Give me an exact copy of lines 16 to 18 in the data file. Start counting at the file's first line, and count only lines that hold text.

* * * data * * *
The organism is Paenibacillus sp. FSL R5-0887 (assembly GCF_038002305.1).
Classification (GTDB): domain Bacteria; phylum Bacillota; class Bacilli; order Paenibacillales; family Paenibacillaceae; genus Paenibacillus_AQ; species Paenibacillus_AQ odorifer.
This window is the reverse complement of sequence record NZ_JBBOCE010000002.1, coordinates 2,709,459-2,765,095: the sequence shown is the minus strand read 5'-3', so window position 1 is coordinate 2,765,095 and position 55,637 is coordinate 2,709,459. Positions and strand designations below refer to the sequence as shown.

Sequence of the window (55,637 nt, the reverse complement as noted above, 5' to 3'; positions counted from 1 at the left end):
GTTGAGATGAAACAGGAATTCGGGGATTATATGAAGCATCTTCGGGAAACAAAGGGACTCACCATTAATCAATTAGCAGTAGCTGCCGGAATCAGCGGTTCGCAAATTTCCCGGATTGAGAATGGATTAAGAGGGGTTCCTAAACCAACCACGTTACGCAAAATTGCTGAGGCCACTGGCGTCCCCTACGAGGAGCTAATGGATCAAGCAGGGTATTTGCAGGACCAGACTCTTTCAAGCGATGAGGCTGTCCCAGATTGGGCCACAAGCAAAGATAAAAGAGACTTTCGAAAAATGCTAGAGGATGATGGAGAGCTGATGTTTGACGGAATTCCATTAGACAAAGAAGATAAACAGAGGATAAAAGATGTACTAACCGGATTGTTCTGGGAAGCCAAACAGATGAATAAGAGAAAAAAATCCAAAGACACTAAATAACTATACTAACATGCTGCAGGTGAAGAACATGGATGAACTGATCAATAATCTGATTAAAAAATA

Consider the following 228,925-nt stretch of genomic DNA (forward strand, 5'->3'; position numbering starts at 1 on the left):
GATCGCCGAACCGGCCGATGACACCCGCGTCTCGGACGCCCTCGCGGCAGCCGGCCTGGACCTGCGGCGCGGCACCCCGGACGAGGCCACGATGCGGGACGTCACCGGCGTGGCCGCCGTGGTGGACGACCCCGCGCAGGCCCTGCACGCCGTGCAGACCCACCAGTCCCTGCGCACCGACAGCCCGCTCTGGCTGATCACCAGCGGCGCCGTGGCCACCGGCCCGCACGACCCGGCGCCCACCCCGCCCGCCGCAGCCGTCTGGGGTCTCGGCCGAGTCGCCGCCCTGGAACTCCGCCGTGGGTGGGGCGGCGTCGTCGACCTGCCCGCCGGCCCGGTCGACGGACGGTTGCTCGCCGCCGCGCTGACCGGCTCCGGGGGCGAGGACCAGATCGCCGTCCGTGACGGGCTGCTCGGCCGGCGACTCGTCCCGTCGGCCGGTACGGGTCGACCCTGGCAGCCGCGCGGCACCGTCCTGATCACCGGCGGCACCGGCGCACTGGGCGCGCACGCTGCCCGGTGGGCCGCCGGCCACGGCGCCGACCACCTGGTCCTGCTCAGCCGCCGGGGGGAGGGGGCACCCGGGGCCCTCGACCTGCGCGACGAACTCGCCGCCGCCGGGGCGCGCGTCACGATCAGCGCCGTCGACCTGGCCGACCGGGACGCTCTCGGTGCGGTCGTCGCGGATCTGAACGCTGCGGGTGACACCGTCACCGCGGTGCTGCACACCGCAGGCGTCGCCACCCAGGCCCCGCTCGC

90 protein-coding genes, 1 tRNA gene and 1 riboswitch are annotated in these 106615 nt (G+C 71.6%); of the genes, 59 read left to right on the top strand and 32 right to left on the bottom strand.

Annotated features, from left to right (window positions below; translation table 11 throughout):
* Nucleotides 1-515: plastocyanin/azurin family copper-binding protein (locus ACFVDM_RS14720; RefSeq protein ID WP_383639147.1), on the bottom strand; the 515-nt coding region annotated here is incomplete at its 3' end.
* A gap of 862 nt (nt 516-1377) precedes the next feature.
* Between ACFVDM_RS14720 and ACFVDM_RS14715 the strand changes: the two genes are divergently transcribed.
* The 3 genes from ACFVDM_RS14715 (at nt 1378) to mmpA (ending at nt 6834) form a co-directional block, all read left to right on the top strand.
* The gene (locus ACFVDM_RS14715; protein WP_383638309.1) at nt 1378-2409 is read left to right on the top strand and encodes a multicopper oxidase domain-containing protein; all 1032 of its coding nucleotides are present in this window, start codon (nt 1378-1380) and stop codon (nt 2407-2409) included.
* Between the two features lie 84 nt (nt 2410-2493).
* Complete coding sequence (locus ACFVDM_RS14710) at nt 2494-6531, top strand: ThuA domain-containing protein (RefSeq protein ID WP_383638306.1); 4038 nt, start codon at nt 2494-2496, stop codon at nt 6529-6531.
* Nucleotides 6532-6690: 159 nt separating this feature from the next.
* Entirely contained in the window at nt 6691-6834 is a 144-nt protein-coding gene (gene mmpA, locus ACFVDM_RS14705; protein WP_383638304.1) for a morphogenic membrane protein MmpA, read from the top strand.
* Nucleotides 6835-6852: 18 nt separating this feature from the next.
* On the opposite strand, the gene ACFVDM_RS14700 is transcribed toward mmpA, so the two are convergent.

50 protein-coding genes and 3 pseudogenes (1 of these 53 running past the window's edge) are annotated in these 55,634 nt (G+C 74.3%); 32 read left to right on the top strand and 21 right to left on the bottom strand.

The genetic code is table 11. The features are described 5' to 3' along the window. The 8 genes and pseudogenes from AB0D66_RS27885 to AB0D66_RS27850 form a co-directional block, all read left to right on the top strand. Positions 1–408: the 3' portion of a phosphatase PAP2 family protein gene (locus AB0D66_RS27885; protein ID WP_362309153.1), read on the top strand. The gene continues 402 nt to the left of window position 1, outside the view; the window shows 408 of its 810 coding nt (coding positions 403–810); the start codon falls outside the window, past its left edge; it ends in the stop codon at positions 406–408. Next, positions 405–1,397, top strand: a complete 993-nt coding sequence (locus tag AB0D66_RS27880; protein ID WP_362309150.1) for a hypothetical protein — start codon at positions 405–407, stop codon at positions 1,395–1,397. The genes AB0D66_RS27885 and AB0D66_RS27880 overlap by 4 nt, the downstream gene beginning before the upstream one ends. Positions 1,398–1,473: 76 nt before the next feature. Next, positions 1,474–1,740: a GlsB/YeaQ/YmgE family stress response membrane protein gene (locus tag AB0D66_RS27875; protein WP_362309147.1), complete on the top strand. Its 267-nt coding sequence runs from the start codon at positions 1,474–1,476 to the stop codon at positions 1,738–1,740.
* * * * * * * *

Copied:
* Complete coding sequence (locus ACFVDM_RS14710) at nt 2494-6531, top strand: ThuA domain-containing protein (RefSeq protein ID WP_383638306.1); 4038 nt, start codon at nt 2494-2496, stop codon at nt 6529-6531.
* Nucleotides 6532-6690: 159 nt separating this feature from the next.
* Entirely contained in the window at nt 6691-6834 is a 144-nt protein-coding gene (gene mmpA, locus ACFVDM_RS14705; protein WP_383638304.1) for a morphogenic membrane protein MmpA, read from the top strand.